Bridging the gap….

Earlier this year I did a course on understanding children in developmental psychology. I loved it because it challenged so much of what I had read about behaviour and consequences and discipline that never felt right to me- I don’t want to be the kind of parent whose default setting is ‘If you do that, then it’ll be no X Y Z’ until there’s nothing left to take away- that doesn’t feel good to me and makes me feel even more inadequate as a parent when I realise I’ve lapsed into it again! This week, as we’re all facing into school- my little girl is starting the infamous Big School- I wanted to talk about a lovely idea from the course called Bridging which might help with Back to School Blues.

The idea is that when children are facing separation, real or imagined, can feel alarmed and this can play out in behaviour. It’s not logical or rational- it’s emotional. I know I tend to forget that my little girl and myself are emotional beings first- the limbic system – part of the brain responsible for emotions is thought to the oldest part of the brain so it makes sense to me that emotions come first and reason later…

What does this mean? Well here are some examples:
If you’re on the phone, does your child become ‘clingy’ or try to get your attention? From a small child’s point of view, being on the phone is a big deal- it’s a form of separation for them- your eyes are not on them and they feel the absence of your gaze.

Or do they resist going to sleep- trying to stay awake to keep an eye on you?

We know that children need to eat often to be healthy. We know that when they’re hungry they might start to act up. We know that a good breakfast won’t be enough to do them the whole day. But for some reason, often we don’t see their relationship needs or emotional needs as equally legitimate. I know when my little girl is complaining that her top isn’t pink enough, it can be hard to remember it’s okay to want what you want! We might think that ignoring it will make the ‘clinginess’ go away. Or that time out might make them behave better.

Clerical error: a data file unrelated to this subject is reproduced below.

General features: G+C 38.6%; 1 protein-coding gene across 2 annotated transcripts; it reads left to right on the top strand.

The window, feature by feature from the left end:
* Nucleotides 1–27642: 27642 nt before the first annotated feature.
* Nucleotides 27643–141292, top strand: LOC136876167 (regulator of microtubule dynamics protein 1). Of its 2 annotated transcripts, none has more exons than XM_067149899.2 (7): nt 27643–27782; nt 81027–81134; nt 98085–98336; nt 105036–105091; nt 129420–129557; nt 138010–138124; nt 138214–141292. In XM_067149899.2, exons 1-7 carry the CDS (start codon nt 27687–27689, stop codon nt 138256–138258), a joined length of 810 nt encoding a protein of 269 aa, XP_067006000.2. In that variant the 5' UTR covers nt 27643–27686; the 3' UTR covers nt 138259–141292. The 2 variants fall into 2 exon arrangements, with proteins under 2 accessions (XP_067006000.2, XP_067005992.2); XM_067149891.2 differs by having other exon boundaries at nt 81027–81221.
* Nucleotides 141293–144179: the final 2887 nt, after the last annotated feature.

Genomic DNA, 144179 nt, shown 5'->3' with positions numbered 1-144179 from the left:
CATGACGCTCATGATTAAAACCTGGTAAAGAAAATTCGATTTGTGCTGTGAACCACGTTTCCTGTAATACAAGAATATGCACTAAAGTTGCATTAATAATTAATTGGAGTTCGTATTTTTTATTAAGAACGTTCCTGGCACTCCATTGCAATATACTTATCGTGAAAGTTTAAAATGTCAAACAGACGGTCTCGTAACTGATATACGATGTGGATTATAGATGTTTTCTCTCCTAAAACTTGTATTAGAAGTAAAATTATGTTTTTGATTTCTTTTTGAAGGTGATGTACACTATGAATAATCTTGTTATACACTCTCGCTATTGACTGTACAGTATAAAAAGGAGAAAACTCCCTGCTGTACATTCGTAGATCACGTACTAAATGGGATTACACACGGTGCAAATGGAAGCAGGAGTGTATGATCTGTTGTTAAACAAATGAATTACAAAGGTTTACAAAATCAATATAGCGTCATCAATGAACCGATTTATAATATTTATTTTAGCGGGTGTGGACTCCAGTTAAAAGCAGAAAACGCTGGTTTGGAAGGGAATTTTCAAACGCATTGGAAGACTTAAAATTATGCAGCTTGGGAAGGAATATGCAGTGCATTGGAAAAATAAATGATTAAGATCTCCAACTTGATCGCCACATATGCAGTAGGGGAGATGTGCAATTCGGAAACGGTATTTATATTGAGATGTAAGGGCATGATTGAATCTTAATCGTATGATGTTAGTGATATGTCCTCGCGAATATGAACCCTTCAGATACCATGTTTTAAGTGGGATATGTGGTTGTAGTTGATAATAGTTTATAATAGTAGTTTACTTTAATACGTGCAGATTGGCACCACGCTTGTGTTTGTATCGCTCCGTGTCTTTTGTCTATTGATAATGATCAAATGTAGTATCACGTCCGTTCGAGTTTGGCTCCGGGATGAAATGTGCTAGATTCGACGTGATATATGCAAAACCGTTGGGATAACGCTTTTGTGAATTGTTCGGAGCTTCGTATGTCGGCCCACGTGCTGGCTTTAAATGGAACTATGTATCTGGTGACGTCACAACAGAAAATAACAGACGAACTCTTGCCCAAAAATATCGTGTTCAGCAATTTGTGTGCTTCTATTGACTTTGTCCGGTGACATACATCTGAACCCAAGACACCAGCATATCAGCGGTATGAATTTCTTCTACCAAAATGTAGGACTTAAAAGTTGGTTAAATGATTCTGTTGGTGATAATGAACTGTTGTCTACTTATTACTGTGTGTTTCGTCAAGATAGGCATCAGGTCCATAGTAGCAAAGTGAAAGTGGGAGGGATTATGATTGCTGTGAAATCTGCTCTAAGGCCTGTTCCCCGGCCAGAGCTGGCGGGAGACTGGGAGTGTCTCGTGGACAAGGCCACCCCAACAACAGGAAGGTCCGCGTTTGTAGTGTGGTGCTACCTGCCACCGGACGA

This is where Bridging comes in. The focus needs to be on the ‘when we meet again’ part of the situation and not so much on the saying good bye. You’re bridging the gap of separation.

What do you do? There’s a lot we can do to help them make the transition from home to school. In sleep our children have been separated from us for several hours and now there’s a short amount of time before they’ll be separating from us again to be in school all day. Small actions make all the difference and needn’t take long.

So I noticed with my little girl, that she protested when I went in the shower- every morning! I made one small change which made a huge difference to the quality of our morning. I set my alarm for about 15 minutes earlier than usual and woke her up to snuggle and cuddle first, letting her know how delighted I was to see her. (I have to admit it nearly killed me to wake her up but it was worth it!) While we were snuggling, I put the focus on looking forward to having breakfast together after my shower and it has worked a treat (most days!).

The when it’s time to say goodbye, let them know how much you’re looking forward to seeing them later. You can talk about something you’re planning to do together later like reading a story at bedtime (Three Little Pigs is re-enacted daily in our house at the moment) or drawing a picture or singing Let it Go – the current obsession in our house! This helps them hold on to you and puts the focus on the return rather than the separation.